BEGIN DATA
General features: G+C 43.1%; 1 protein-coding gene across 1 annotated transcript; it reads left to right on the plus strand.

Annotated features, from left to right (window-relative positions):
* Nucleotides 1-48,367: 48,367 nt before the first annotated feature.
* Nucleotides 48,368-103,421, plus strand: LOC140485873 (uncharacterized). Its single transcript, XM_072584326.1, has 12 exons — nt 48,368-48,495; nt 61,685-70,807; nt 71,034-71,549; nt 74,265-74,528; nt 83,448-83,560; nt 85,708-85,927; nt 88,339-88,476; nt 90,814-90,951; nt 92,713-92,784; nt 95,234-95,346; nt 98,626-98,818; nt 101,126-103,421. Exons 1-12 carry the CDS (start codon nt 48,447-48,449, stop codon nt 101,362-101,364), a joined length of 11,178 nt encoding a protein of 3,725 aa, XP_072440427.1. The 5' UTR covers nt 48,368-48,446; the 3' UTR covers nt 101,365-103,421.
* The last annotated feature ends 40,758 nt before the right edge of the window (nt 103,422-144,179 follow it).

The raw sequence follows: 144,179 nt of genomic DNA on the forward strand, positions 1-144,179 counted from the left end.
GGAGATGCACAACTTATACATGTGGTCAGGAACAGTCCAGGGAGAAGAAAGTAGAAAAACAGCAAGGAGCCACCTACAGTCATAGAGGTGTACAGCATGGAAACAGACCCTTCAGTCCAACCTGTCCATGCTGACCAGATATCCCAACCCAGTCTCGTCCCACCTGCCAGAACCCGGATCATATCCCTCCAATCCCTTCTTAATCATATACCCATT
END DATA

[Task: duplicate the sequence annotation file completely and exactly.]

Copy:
General features: G+C 43.1%; 1 protein-coding gene across 1 annotated transcript; it reads left to right on the plus strand.

Annotated features, from left to right (window-relative positions):
* Nucleotides 1-48,367: 48,367 nt before the first annotated feature.
* Nucleotides 48,368-103,421, plus strand: LOC140485873 (uncharacterized). Its single transcript, XM_072584326.1, has 12 exons — nt 48,368-48,495; nt 61,685-70,807; nt 71,034-71,549; nt 74,265-74,528; nt 83,448-83,560; nt 85,708-85,927; nt 88,339-88,476; nt 90,814-90,951; nt 92,713-92,784; nt 95,234-95,346; nt 98,626-98,818; nt 101,126-103,421. Exons 1-12 carry the CDS (start codon nt 48,447-48,449, stop codon nt 101,362-101,364), a joined length of 11,178 nt encoding a protein of 3,725 aa, XP_072440427.1. The 5' UTR covers nt 48,368-48,446; the 3' UTR covers nt 101,365-103,421.
* The last annotated feature ends 40,758 nt before the right edge of the window (nt 103,422-144,179 follow it).

The raw sequence follows: 144,179 nt of genomic DNA on the forward strand, positions 1-144,179 counted from the left end.
GGAGATGCACAACTTATACATGTGGTCAGGAACAGTCCAGGGAGAAGAAAGTAGAAAAACAGCAAGGAGCCACCTACAGTCATAGAGGTGTACAGCATGGAAACAGACCCTTCAGTCCAACCTGTCCATGCTGACCAGATATCCCAACCCAGTCTCGTCCCACCTGCCAGAACCCGGATCATATCCCTCCAATCCCTTCTTAATCATATACCCATT